Two new rules recently adopted by the Maine Department of Environmental Protection (“Maine DEP” or “the Department”) added formaldehyde and phthalates to the State’s list of Priority Chemicals. As of July 26, 2015, the Department now has the legal authority to regulate formaldehyde and four phthalates when they are intentionally added to “Children’s Products.” (Intentionally added chemicals trigger reporting requirements when they can be reliably measured (defined as “Practical Quantification Limit”); chemicals naturally occurring in products must be reported if they exceed 100 parts per million.) The new rules impose reporting requirements (and a one-time reporting fee) on manufacturers and distributors that must be submitted to the Department by December 18, 2015. The Department has been given the authority to bring enforcement actions against those failing to provide the required information on a timely basis.
Here’s a post for all you Environmental, Health, and Safety professionals following this blog.
OSHA (Occupational Safety and Health Administration or Agency) has changed its reporting requirements for certain types of businesses with relatively low rates of occupational illness or injury. The list is based on the North American Industry Classification System (NAICS) which replaces the old Standard Industrial Classification (SIC) codes. Although the change reduces the number of businesses subject to routine recordkeeping, it expands the list of “severe work-related injuries” reportable by all employers.
Phthalates as Priority Chemicals – July 9, 2014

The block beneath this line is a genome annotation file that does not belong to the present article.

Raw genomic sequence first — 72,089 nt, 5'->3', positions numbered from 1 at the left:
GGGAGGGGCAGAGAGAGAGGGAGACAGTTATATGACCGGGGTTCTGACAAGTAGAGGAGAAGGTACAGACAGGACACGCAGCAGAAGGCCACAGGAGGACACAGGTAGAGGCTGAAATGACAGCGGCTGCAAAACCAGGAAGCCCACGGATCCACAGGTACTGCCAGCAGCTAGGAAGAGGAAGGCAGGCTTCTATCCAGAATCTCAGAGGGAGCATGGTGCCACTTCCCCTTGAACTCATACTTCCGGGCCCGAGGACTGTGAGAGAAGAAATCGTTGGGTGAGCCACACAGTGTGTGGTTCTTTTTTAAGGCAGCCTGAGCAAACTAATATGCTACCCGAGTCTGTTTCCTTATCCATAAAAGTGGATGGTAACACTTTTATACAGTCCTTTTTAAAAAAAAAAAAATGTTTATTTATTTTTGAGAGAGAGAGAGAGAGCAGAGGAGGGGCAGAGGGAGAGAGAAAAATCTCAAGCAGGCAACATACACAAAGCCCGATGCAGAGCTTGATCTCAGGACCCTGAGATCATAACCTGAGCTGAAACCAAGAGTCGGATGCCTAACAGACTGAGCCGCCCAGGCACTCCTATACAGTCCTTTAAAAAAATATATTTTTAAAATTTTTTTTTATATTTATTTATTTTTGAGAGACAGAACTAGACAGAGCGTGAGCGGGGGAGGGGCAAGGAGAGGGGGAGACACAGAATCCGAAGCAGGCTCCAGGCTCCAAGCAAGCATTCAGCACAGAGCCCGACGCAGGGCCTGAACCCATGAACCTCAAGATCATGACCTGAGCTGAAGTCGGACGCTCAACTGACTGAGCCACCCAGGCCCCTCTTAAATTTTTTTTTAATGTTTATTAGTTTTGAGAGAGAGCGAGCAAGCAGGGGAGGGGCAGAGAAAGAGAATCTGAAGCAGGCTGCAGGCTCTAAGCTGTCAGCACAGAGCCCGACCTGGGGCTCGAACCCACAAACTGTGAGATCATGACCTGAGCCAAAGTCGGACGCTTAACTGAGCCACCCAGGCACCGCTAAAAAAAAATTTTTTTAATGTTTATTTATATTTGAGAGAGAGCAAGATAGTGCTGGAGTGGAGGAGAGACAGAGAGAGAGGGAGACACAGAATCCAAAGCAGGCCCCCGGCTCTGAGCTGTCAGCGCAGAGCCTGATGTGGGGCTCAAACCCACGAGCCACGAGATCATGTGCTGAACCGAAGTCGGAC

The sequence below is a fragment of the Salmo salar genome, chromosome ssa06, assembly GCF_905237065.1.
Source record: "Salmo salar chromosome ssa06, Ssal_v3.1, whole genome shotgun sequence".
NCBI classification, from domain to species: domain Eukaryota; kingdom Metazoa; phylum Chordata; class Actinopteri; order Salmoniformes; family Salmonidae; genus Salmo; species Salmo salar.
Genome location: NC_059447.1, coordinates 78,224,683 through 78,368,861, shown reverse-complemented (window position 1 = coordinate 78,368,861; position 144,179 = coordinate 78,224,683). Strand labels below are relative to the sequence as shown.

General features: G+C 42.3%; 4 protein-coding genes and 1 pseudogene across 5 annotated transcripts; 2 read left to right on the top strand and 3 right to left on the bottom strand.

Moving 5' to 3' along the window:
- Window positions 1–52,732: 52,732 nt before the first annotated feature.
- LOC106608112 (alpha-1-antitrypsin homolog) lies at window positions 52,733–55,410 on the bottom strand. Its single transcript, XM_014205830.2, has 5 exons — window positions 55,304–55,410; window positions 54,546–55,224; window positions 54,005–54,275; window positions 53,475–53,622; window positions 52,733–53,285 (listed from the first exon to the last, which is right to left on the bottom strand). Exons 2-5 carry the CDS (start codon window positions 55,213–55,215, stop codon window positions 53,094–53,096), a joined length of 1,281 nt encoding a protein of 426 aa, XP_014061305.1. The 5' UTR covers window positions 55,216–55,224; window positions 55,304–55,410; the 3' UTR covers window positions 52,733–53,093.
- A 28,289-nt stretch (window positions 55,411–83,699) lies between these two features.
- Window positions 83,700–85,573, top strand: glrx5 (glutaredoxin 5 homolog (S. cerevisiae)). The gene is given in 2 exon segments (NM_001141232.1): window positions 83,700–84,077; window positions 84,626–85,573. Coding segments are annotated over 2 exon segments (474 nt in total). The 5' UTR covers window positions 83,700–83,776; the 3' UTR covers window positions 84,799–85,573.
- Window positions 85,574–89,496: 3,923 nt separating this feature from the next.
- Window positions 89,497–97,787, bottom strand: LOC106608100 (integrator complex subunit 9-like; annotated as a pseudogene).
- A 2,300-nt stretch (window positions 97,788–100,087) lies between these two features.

Yesterday, Maine DEP announced that it will consider listing four phthalates (pronounced THAY-lates) as “priority chemicals” under 38 M.R.S.A. § 1694. The phthalates, (di(2-ethylhexyl) phthalate (DEHP), dibutyl phthalate (DBP), benzyl butyl phthalate (BBP), and diethyl phthalate (DEP)), are currently designated as “chemicals of high concern” and would be shifted to “priority chemicals” under the draft rule. Maine currently has five chemicals designated as priority status: BPA, NP/NPE, cadmium, arsenic, and mercury.
Phthalates are used as plastic softeners, fragrances, and cosmetic lubricants in items such as personal accessories, footwear, building products, furniture, cleaning products, interior furnishings, and office/school supplies. Maine’s draft rule targets the intentional use of phthalates. (Errant quantities of phthalates are commonly found in items such as food and water.) When quantities exceed de minimis limits, manufacturers (and distributors) must report their presence to the Department. They must also indicate how many units have been sold within the State, explain the chemical’s function within the product, and justify its use if it is included in a child’s product. A public hearing on the matter is scheduled for July 29 at 1:00 p.m. in Augusta. The comment period will close on September 29.